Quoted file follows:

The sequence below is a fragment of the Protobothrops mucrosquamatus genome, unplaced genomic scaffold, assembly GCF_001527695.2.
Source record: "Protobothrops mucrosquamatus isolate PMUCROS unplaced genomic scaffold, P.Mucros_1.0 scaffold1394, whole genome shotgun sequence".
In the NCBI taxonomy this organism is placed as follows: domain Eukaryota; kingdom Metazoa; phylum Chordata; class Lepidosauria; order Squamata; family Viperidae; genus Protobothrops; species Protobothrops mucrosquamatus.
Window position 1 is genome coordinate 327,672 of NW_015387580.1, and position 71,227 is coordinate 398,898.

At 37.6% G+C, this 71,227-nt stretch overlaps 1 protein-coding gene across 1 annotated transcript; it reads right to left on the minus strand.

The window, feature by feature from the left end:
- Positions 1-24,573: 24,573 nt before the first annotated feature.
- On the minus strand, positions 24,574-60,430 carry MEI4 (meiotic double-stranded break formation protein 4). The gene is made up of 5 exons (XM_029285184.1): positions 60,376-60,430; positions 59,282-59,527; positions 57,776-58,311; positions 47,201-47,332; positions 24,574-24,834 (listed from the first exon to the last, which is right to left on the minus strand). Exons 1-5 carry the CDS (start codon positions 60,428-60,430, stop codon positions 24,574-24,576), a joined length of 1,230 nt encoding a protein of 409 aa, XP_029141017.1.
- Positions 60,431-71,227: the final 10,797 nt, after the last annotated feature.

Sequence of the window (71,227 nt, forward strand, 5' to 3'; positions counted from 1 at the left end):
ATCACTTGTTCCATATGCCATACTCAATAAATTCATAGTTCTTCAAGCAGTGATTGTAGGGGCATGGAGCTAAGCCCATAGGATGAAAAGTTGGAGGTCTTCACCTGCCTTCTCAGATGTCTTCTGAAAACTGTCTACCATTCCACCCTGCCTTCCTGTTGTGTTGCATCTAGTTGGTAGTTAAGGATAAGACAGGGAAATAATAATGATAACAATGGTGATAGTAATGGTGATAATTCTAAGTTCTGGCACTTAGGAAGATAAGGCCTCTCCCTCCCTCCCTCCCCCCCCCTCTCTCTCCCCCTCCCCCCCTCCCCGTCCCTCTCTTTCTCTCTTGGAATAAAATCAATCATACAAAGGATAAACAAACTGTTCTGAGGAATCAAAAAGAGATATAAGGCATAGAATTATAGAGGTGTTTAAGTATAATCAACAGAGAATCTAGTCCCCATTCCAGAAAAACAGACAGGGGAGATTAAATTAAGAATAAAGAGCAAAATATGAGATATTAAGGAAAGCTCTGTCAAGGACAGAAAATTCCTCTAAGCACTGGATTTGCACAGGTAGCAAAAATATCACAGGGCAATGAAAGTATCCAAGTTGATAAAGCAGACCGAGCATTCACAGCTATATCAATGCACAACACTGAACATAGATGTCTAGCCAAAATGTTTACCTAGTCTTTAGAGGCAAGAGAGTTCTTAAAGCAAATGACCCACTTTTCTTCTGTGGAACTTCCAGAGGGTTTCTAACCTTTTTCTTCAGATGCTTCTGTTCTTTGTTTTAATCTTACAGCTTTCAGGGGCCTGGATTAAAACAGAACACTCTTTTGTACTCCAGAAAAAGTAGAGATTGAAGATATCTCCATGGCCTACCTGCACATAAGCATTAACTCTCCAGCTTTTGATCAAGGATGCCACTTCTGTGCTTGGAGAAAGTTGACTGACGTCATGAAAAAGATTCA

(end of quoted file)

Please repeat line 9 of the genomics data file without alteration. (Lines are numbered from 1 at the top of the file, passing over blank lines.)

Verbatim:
- Positions 60,431-71,227: the final 10,797 nt, after the last annotated feature.